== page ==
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Dallas Mavericks owner Mark Cuban yells at a referee from his seat behind his team's bench in an NBA game Dec. 11, 2006, in Salt Lake City.DOUGLAS C. PIZAC

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Mark Cuban's next venture

Entertainment Weekly is reporting that Dallas Mavericks owner Mark Cuban has signed on for 10 of the 13 episodes of season three of ABC's Shark Tank, the business-based reality series similar to CBC's Dragon's Den (and featuring some of the same panelists). The media mogul "stole the show during a trio of guest appearances" this year, the magazine wrote on its website.

Mr. Cuban will make a guest appearance on the next episode, airing Friday night, and the show's producers say "tensions rise when Mark Cuban urges entrepreneurs to ignore the other sharks and negotiate only with him."

The sneak peek available on the Shark Tank website doesn't give anything away. Little is shown of Mr. Cuban other than a few tame reaction shots. But given his fiery personality and his propensity to speak his mind, he's a perfect fit for the franchise, and a smart choice: The announcement comes on the heels of his team winning the NBA championship this year. Never mind his status as a hugely successful and high-profile entrepreneur, with a Twitter following that's more than half-a-million strong.

He just might give the " brutally honest" Kevin O'Leary a run for his money.

Financial landscape shifts in China

As China seeks to rein in stubbornly high inflation, measures to tighten borrowing have prompted fears that the country's small and medium-sized businesses will be hit hard, as credit is channelled instead to large state-backed companies, a story in The Financial Times says. The squeeze extends further into the sector itself, as it undergoes a painful restructuring process. Capital is being funnelled toward high-tech and green energy companies at the expense of traditional low-end manufacturers.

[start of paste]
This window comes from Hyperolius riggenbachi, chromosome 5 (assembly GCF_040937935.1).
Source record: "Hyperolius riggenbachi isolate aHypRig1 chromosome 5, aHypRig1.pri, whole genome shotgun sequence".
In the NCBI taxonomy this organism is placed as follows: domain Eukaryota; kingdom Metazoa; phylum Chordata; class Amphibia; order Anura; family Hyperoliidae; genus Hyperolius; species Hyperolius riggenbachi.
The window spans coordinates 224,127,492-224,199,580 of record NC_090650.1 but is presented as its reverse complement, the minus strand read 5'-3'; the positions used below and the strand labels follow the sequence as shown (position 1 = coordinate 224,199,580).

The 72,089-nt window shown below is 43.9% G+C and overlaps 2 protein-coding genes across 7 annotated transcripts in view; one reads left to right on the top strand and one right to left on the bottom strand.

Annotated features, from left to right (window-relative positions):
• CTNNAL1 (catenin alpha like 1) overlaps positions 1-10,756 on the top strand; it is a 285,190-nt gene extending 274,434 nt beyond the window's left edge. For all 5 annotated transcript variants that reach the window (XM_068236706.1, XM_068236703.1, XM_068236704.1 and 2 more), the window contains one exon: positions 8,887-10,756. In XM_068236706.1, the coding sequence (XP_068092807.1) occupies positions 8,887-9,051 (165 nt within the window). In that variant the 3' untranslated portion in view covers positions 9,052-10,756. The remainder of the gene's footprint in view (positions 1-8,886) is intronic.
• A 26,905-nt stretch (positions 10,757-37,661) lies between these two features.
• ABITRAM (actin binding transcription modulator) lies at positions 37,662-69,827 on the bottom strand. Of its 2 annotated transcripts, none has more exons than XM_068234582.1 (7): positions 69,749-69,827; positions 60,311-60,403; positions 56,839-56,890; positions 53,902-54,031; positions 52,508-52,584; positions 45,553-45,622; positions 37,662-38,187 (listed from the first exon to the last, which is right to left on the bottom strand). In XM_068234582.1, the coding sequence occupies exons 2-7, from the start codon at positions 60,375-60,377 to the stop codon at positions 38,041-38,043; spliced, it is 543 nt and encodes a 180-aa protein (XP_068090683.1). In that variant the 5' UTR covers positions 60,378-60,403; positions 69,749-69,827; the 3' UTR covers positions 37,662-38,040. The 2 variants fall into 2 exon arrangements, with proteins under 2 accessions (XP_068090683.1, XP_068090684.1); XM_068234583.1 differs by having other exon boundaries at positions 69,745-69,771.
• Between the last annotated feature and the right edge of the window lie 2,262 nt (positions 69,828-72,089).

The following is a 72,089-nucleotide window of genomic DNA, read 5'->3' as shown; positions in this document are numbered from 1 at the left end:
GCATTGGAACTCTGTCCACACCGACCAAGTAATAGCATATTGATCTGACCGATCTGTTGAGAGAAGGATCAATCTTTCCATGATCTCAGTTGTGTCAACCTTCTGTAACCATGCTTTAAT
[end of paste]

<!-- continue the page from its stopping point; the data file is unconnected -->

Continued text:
In New York, feeding yourself is an achievement

Here's a great example of an idea born of need: David Estes was looking for a better way to take notes as a college sophomore last year at the University of Washington when he created an iPad app called SoundNote. After developing the prototype himself, Jim Colgan at writes, Mr. Estes sold it on iTunes for $5.99, and he's already made enough money to pay off his student loans.

"I live in the West Village and I can feed myself," he said. "I guess that would be an okay measure of success."

SoundNote lets users record from the iPad's microphone, and it matches their notes with the timeline of the recording, so they can click on a word to jump to the related part of the audio.


The legal issues you need to know

Ottawa's OCRI Entrepreneurship Centre is hosting a two-hour seminar July 21 at 9 a.m., on legal considerations for prospective small-business owners. It will cover liability issues, responsibilities of different roles, share capital, taxation and registration for sole proprietorships, partnerships and corporations. The seminar will be presented by lawyer Michael D'Aloisio of Ottawa firm Kelly Santini LLP.


Young Americans in Egypt

Technology startups are creating jobs for some of Egypt's scores of unemployed youth. And to help turn their ideas into businesses, a group of young American and Danish entrepreneurs recently went to Egypt to run the NexGen IT Entrepreneurs Boot Camp, a week-long mentoring workshop.


Don't copy the big guns

"You have to understand your own personal DNA. Don't do things because I do them or Steve Jobs or Mark Cuban tried it. You need to know your personal brand and stay true to it." So said Wine Library TV's Gary Vaynerchuk in an interview with columnist John Warrillow in September, 2010.

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